As James at White Sox Observer pointed out this weekend, Ozzie Guillen's gradual elimination of Chris Sale's starting chances stayed on course during his appearance on The Score's "White Sox Weekly." While telling Chris Rongey he didn't expect Jake Peavy to be ready for Opening Day, Guillen said that he was considering skipping the fifth starter as often as possible until Peavy returned.
So, you can pretty much guess what Guillen has in mind. At this point, it would take a disastrous set of circumstances before Sale could shake Guillen and Kenny Williams, Harrison Ford-style, until somebody gives him back his career.
For those of us concerned with extracting the most value out of his immensely gifted left arm, we're left to retreat one fort back and hope he doesn't get stuck in the closer role.
Mark Gonzales laid out the five most important spring storylines, and the ninth inning took the second spot:
Sale will get a better chance to secure the closer role if the Sox opt for a four-man rotation early in the season. Sale converted all four save chances and held opponents to a .185 batting average.
Left-hander Matt Thornton would like to close, but he became an American League All-Star based largely on his seventh and eighth-inning dominance. Jesse Crain was part of a Twins bullpen that unified nicely after Joe Nathan suffered a season-ending elbow injury in spring training.
"Our strength is that we have good guys who can handle any situation at any time," pitching coach Don Cooper said.
Spring training will be the perfect time to validate those claims.
I've spent many, many words talking about the absurd amount of attention closers receive, compared to the difference they actually make. The arguments I've made can be used both for 1) not paying a proven closer, and 2) keeping the best reliever out of the role.
A quick summary of previous arguments:
- Every closer is made, not born.
- Most games are won before the ninth inning.
- The Twins were just as good in the ninth inning with Jon Rauch as they were with Joe Nathan.
- In 2010, Matt Thornton went 8-for-8 in save situations where he was actually expected to finish the game.
- The 2005 White Sox won the World Series with their third closer of the season.
But here's another fun one to talk about.
Trivia question: According to WAR, in which year was Keith Foulke the most valuable?
It wasn't when he racked up 42 saves for the White Sox in 2001 (3.7 bWAR). It wasn't when he led the league by closing out 43 games for Oakland in 2003 (3.7 bWAR). Nor was it the following year, when he ended up flipping the ball to Doug Mientkiewicz to reverse Boston's curse in 2004 (3.4).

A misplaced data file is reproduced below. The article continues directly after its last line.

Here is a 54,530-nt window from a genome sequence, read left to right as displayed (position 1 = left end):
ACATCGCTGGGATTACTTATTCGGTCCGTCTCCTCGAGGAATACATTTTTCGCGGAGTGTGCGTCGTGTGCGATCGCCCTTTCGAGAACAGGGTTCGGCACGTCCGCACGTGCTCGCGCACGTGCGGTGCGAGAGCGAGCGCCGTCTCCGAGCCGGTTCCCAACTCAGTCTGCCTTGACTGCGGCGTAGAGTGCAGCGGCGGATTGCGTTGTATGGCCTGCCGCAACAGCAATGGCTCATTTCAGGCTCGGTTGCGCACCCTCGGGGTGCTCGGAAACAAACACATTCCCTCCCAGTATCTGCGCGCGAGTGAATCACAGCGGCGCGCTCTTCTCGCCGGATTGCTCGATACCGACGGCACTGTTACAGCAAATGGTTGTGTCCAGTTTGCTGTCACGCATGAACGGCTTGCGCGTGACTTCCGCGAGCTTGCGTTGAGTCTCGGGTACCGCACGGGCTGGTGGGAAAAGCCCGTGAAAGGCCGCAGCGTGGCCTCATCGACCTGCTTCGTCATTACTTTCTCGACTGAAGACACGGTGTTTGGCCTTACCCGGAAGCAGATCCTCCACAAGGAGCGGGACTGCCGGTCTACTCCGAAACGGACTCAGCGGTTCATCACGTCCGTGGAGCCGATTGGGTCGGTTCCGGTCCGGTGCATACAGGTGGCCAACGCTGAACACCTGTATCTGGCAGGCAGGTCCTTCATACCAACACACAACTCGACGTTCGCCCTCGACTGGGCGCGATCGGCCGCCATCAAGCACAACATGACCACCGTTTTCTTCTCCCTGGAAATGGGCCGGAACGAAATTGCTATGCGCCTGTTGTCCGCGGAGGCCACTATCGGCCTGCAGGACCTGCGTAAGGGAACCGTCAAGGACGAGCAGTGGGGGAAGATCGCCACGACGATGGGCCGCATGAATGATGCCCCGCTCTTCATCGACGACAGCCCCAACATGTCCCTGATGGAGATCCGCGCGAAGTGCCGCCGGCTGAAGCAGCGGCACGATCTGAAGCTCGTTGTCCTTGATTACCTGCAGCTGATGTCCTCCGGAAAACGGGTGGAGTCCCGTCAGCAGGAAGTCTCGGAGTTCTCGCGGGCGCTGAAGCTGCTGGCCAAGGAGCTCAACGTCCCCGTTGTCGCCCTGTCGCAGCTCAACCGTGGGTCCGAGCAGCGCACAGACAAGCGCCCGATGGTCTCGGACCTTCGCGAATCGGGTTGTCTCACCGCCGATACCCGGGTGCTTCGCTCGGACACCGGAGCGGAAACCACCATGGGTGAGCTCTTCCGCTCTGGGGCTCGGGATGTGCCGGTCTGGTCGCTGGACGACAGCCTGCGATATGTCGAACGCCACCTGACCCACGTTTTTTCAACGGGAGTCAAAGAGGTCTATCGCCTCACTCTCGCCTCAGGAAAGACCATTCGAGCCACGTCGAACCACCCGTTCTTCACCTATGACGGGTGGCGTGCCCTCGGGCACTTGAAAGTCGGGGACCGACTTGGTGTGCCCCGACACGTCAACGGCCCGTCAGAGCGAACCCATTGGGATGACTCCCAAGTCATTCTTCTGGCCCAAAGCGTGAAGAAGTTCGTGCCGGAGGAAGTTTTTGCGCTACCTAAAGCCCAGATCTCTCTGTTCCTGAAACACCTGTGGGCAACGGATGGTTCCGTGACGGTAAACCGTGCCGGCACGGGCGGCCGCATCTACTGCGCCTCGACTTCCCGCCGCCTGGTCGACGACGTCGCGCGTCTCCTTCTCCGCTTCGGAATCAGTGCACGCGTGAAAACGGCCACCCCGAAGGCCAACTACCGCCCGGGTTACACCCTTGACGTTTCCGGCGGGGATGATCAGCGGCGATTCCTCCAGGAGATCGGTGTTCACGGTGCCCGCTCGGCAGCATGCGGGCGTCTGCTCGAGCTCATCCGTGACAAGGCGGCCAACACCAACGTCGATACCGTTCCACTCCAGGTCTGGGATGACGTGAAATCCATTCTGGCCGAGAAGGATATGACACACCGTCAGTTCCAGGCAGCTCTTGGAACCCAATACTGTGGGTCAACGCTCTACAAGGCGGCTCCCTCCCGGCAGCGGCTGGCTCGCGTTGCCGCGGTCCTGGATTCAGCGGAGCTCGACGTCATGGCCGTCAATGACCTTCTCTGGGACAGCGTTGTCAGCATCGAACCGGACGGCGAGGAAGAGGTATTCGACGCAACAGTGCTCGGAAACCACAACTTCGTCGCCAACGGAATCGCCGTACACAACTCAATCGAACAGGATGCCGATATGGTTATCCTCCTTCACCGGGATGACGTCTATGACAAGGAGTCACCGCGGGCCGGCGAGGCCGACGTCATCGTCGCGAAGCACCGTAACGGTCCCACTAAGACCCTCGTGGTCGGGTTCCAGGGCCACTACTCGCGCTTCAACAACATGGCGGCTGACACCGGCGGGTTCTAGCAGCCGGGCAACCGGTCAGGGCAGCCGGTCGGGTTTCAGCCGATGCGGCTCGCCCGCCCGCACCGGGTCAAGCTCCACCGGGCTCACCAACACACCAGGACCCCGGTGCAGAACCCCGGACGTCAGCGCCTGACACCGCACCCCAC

No, the most valuable season came in 1999, when he contributed 4.1 bWAR and finished 10th in the Cy Young voting.
He saved nine games.
The 1999 season is an easy one to forget, because the Sox only won 75 games. The starters had a cumulative ERA of 5.25, and Mike Sirotka was the only one with an ERA below 5.00. Given the short starts, Foulke was pressed into a lot of extended relief outings, and this is what he gave the Sox:
Look at the scant number of hits (in case you're wondering: .188/.235/.320 against)! Look at that WHIP! Look at the strikeout-to-walk ratio! And look at how he finished the season, even with that workload! And Foulke stranded 20 of 23 runners. He was great in just about every situation.
By standards of stuff and results, Foulke should have been the closer. But imagine if Jerry Manuel saved him for the ninth. That would mean that Bob Howry, Bill Simas, Bryan Ward and Carlos Castillo would have to pick up Foulke's innings. All those pitchers had WHIPs at least half a baserunner higher than Foulke's, and that can make a big difference over a bunch of small sample sizes.
This is an extreme example, given the disparity between Foulke's value and the help provided by the rest of the pitching staff. Matt Thornton may turn out to be better than Sale over a full season, and Jesse Crain is no slouch, either. And if the rotation can get games into the seventh and eighth innings on a regular basis, no one reliever will need to carry that burden.
However, Manuel's unusually aggressive usage of Foulke does illustrate the value of advancing a game with zeroes, even if they come in the sixth, seventh and eighth innings instead of the ninth (1999 was also Foulke's best year according to WPA/LI). Foulke did an amazing job of allowing the Sox to win games, and he would have been far less useful if reserved for traditional save situations.
And if Sale's as good as Guillen thinks he is, then the 1999 version of Foulke could prove to be an apt comparison. The Sox should save Sale and Matt Thornton for a game's breaking point, and often times, it doesn't result in a save.
Postscript: If Guillen decides he needs a closer (sigh), Foulke isn't a bad guy to point to, either. He had 12 career saves before Manuel pressed him into full-time duty in May of the 2000 season. He succeeded in 34 of 38 true save situations on the year. In fact, in the Sox's five playoff appearances in the closer era, 2008 was the only time they had their preseason pick for proven closer earning saves at the end of the year. Looking at it that way, maybe it's great that the ninth inning is up in the air.